Making Tax Digital
MTD ISTA (Income tax self assessment) will be compulsory for the self employed and landlords with gross income (ie before deducting any costs) of £10,000 or more. Tax payers will be required to make quarterly reports of their income and expenses digitally, together with a fifth filing to finalise the figures and report any other income.
Every transaction will have to be recorded individually (ie you can’t add the sales/rent receipts for the quarter together and report a total figure, you have to enter every receipt individually), and that the information has to be transferred electronically to HMRC quarterly, with no retyping at any stage.
MTD ITSA was due to start from 6 April 2023, but that has now been delayed to 6 April 2024 for the self employed and landlords and 6 April 2025 for general partnerships.
Penalties for late submission and late payment of tax
A new points based penalty regime will be introduced for VAT and Income Tax Self Assessment (ITSA) to replace existing penalties for regular tax return submission obligations.
The changes will come into effect from April 2024 for those submitting quarterly updates through MTD and 6 April 2025 for other ITSA tax payers. The new regime for VAT will come in to effect for periods staring on or after 1 April 2022.
Late submission penalties
When a taxpayer misses a submission deadline they will incur a point. Points accrue separately for VAT and for ITSA.
A taxpayer becomes liable to a fixed financial penalty of £200 only after they have reached the points threshold.
The level of points threshold depends on the taxpayer’s submission frequency: Annually = 2 points / Quarterly = 4 Points / Monthly = 5 Points.
Late payment penalties
There is no penalty at all if the taxpayer pays the tax late but within 15 days of the due date.
The first penalty is set at 2% of the outstanding amount if they pay between 16 days and 30 days after the due date.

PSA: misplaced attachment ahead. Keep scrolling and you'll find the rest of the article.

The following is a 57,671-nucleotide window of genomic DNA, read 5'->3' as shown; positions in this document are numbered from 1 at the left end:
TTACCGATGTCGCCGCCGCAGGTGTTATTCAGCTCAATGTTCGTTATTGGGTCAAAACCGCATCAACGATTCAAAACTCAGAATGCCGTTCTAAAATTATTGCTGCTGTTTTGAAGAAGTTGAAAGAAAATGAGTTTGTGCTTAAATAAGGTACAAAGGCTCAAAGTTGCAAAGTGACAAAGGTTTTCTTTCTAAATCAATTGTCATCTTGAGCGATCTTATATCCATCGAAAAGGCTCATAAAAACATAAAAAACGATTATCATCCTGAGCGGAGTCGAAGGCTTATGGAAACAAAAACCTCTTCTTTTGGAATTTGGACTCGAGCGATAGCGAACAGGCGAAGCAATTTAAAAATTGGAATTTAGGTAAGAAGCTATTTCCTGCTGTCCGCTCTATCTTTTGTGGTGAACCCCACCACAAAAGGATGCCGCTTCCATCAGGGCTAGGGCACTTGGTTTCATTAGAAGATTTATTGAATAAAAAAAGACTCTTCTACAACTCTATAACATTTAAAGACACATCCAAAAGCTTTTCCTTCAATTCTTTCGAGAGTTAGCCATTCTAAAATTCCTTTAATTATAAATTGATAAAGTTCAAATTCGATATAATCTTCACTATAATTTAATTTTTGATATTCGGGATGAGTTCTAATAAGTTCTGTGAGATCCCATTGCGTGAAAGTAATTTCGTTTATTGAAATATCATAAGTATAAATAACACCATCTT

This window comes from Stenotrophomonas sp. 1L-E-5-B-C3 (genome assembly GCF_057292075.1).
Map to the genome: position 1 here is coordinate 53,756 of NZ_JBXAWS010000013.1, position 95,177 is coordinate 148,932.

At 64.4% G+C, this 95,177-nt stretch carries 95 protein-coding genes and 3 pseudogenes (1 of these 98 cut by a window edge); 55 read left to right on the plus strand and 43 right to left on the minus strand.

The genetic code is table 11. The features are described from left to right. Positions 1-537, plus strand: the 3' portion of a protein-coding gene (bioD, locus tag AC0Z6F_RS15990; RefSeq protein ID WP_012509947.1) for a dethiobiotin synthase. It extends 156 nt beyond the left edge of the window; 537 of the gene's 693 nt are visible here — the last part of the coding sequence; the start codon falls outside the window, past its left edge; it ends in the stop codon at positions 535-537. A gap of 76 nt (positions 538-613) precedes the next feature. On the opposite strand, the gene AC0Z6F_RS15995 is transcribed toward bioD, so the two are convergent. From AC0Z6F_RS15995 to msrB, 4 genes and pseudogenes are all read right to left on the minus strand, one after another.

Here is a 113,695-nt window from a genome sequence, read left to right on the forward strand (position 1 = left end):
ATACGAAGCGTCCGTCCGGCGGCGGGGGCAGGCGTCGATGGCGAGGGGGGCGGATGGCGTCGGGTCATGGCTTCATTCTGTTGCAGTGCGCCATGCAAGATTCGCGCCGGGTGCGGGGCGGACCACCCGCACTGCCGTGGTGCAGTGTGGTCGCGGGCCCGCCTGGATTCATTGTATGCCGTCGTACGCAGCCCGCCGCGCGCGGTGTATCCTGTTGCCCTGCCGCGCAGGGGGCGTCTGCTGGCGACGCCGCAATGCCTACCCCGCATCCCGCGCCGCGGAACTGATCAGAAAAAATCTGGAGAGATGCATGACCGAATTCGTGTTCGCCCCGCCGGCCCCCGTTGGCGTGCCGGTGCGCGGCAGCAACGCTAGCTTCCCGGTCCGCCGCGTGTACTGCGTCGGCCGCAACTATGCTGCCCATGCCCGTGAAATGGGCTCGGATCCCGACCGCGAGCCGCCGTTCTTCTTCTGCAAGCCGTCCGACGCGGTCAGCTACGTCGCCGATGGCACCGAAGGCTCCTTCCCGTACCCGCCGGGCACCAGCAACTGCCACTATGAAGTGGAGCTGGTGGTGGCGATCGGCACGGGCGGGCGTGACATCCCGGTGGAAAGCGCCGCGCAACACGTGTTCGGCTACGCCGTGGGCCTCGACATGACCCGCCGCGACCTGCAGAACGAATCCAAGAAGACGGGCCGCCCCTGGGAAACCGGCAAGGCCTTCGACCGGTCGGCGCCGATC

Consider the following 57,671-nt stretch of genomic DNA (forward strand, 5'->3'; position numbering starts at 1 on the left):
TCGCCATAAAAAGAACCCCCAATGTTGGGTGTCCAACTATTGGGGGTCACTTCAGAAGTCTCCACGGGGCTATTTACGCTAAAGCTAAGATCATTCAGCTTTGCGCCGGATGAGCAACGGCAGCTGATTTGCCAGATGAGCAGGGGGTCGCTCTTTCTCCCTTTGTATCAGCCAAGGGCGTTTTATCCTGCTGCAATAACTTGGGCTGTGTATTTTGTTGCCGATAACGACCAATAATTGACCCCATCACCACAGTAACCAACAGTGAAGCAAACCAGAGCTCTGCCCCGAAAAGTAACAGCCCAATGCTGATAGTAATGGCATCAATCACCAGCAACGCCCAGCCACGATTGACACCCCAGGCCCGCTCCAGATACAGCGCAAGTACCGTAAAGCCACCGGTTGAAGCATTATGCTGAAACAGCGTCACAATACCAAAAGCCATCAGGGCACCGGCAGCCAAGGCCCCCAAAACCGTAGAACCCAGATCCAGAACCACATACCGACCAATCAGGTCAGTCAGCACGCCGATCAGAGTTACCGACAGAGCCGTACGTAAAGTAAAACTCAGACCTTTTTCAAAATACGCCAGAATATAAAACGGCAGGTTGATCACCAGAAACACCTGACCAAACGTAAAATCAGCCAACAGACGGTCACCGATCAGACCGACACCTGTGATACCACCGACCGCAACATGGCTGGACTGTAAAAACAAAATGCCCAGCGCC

It is set at 4% of the outstanding amount if there is tax left unpaid 30 days after the due date.
A second late payment penalty is charged at a rate of 4% per annum, calculated on a daily basis on the total unpaid tax incurred from day 31.
To avoid a penalty or penalties, the taxpayer will need to either pay or approach HMRC to agree a Time to Pay Arrangement (TTP). The penalty will stop accruing from the date the TTP is agreed.
Universal credit is the ‘new’ benefit that replaces a number of old benefits, such as income support, housing benefit and working and child tax credits. At the moment, some people remain on the old benefits, but are being moved to Universal Credit as they make amendments to claims.
The maximum benefit is calculated based on individual circumstances and then a deduction is made for earnings above a lower threshold (‘the Work Allowances’) at a set withdrawal (taper) rate.
The Chancellor announced in the Budget that the Work Allowances threshold would be increased by £500 and that the taper rate would be reduced from 63% to 55% by 1 December 2021.
The taper is applied to income after deduction of tax, national insurance and relevant pension contributions. So, to put it into context: if a claimant is a basic rate tax payer and earns an extra £100, not paying pension contributions, their net income on their payslip would increase by £68. They would then have 55% of that (using the reduced taper rate) deducted from their Universal Credit payment for the next month. So of that £100 extra earned, they keep £30.60.